Perched on the edge of the unfrozen world, Tasmania faces towards Antarctica. We feel the wind whip up along the Roaring 40s and remind us of its presence. Cara from In Our Nature Guiding Services has brought back a portfolio of the wild birds, the wild ocean, and the wild ice. Enjoy!
Cara is a qualified biologist (B.S. Aquatic Biology, M.S. Biology) with over twelve years of experience working in ecology and wildlife biology. She has worked extensively in Redwood National Park in Northern California, the outback of Western Australia, and the jungles of Papua New Guinea. When not working, she can usually be found watching wildlife dramas unfold from the lens of a scope, hiking among wildflowers, or enjoying long vistas from a mountain top. In the winter, she sometimes migrates south to support scientific research with the US Antarctic Program at McMurdo Station. You can find her doing year-round private nature tours at Yellowstone National Park.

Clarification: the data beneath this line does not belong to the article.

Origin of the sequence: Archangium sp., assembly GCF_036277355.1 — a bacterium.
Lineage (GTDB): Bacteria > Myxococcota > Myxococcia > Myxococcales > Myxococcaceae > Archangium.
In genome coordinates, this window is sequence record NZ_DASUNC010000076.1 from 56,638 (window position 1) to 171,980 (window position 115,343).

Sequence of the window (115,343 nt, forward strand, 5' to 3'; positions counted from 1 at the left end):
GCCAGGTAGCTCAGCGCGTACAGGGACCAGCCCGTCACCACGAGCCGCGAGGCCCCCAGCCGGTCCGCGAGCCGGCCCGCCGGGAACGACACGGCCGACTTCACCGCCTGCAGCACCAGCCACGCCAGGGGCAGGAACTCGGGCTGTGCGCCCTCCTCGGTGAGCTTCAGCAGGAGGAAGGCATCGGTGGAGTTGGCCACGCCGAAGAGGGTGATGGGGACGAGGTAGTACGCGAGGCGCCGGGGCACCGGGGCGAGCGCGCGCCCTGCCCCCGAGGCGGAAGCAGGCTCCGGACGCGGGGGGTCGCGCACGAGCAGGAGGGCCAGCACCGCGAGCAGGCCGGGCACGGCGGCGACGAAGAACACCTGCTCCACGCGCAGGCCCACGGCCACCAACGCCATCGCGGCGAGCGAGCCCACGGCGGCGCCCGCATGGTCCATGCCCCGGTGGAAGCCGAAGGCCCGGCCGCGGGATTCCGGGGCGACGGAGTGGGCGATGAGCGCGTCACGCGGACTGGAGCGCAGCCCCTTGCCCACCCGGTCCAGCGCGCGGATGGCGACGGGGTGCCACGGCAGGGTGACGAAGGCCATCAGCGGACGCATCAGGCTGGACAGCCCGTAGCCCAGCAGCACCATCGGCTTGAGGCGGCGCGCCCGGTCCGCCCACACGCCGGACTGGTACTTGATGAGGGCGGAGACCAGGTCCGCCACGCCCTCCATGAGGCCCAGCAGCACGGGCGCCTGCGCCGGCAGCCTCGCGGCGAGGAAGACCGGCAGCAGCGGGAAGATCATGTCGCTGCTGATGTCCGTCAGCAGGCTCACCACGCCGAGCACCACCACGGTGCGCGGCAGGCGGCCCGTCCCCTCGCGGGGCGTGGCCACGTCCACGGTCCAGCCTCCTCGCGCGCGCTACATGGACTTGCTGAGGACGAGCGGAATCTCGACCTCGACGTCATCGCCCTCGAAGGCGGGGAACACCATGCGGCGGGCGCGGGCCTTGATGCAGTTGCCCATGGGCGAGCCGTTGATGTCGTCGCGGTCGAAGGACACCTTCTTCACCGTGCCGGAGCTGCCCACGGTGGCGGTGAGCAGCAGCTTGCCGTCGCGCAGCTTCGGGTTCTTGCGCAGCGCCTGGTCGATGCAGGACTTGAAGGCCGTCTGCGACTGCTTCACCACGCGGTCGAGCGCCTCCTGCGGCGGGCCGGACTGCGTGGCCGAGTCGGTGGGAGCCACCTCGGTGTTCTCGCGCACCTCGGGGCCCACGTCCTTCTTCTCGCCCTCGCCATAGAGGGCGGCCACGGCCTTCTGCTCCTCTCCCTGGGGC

The Southern Beech trees are found across Tasmania, onto the mainland and New Zealand, and in the southern parts of the Americas. In the southernmost region of South America – Patagonia – this genus of trees grows in harsh and demanding conditions. These are amongst the southernmost forests on Earth at more than 50 degrees south latitude.
Like the Tasmanian alpine tanglefoot beech, these Chilean forests put on a spectacular show in autumn. They are so far away, yet somehow so familiar…